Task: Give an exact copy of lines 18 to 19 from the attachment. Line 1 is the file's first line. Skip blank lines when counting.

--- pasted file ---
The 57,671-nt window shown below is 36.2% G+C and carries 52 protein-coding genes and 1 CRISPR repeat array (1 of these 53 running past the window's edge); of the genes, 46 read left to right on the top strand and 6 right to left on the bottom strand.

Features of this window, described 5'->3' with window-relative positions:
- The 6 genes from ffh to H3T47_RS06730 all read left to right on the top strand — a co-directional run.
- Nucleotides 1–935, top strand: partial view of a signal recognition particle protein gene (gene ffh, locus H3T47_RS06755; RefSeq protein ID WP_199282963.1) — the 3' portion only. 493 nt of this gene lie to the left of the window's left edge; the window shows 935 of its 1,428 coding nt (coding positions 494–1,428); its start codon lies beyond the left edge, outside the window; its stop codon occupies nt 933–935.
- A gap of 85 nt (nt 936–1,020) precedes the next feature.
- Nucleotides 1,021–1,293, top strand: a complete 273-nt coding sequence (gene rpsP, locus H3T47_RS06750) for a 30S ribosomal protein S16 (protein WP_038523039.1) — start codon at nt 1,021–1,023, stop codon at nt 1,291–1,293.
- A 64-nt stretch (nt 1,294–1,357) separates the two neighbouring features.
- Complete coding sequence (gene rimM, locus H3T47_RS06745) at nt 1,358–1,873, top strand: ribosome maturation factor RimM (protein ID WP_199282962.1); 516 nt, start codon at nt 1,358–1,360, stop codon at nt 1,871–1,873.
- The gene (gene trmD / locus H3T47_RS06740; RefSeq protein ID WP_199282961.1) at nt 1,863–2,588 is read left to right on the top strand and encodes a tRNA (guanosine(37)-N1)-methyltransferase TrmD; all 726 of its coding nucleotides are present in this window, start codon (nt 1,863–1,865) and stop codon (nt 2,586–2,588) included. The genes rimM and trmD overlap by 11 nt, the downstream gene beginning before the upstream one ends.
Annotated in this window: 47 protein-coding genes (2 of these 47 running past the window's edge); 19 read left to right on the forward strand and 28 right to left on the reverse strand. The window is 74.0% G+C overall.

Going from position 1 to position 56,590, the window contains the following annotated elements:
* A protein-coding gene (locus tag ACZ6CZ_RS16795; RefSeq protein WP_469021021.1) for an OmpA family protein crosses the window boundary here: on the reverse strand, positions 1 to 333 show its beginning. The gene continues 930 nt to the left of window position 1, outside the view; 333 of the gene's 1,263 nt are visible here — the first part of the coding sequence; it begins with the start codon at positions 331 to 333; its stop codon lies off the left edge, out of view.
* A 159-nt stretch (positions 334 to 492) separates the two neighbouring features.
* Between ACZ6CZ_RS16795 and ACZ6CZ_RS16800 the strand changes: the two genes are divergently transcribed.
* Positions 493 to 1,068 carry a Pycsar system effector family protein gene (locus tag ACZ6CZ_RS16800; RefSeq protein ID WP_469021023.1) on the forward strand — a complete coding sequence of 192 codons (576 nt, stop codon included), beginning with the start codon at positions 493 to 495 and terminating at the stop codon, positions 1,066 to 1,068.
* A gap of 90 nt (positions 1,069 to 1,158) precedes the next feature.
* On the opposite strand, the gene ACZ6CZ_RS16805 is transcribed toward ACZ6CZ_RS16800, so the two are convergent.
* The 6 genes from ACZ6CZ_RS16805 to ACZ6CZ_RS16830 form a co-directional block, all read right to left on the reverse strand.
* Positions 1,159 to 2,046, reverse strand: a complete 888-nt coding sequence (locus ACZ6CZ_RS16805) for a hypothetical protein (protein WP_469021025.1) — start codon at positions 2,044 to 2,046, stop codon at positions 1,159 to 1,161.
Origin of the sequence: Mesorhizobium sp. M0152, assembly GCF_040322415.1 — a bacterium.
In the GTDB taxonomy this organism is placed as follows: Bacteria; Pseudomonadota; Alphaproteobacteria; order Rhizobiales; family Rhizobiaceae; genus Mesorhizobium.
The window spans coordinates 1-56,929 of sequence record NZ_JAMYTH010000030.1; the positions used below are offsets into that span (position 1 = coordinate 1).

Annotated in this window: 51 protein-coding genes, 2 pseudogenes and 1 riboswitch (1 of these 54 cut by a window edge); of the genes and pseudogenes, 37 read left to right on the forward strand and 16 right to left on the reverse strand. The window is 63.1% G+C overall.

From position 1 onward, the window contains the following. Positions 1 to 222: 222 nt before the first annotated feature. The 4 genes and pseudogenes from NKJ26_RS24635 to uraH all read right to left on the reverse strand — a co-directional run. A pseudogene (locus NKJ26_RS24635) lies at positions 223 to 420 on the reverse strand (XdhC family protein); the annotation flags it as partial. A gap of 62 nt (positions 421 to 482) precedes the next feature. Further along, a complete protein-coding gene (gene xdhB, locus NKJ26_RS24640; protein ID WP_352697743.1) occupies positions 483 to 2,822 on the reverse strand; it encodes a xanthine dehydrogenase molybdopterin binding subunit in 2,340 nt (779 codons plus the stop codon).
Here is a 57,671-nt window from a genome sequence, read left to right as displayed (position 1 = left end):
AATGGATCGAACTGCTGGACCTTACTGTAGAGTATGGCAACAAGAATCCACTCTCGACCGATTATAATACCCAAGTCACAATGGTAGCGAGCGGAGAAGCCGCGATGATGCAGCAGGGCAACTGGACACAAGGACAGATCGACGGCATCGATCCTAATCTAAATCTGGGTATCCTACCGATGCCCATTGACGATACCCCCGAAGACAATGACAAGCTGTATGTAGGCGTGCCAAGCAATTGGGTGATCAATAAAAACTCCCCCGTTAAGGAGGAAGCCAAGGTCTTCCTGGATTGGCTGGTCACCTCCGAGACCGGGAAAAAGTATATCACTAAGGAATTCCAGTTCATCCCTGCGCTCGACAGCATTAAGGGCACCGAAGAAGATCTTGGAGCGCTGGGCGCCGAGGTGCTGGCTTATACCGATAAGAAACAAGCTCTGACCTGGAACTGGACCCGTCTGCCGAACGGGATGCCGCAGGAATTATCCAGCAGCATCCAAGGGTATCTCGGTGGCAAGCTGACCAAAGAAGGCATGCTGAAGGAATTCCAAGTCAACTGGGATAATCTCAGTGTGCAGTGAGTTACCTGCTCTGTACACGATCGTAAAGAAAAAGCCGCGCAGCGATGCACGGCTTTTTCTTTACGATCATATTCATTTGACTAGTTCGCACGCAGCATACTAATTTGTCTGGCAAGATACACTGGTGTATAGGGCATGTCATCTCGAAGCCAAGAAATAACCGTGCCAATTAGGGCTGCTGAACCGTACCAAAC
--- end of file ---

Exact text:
* The 6 genes from ACZ6CZ_RS16805 to ACZ6CZ_RS16830 form a co-directional block, all read right to left on the reverse strand.
* Positions 1,159 to 2,046, reverse strand: a complete 888-nt coding sequence (locus ACZ6CZ_RS16805) for a hypothetical protein (protein WP_469021025.1) — start codon at positions 2,044 to 2,046, stop codon at positions 1,159 to 1,161.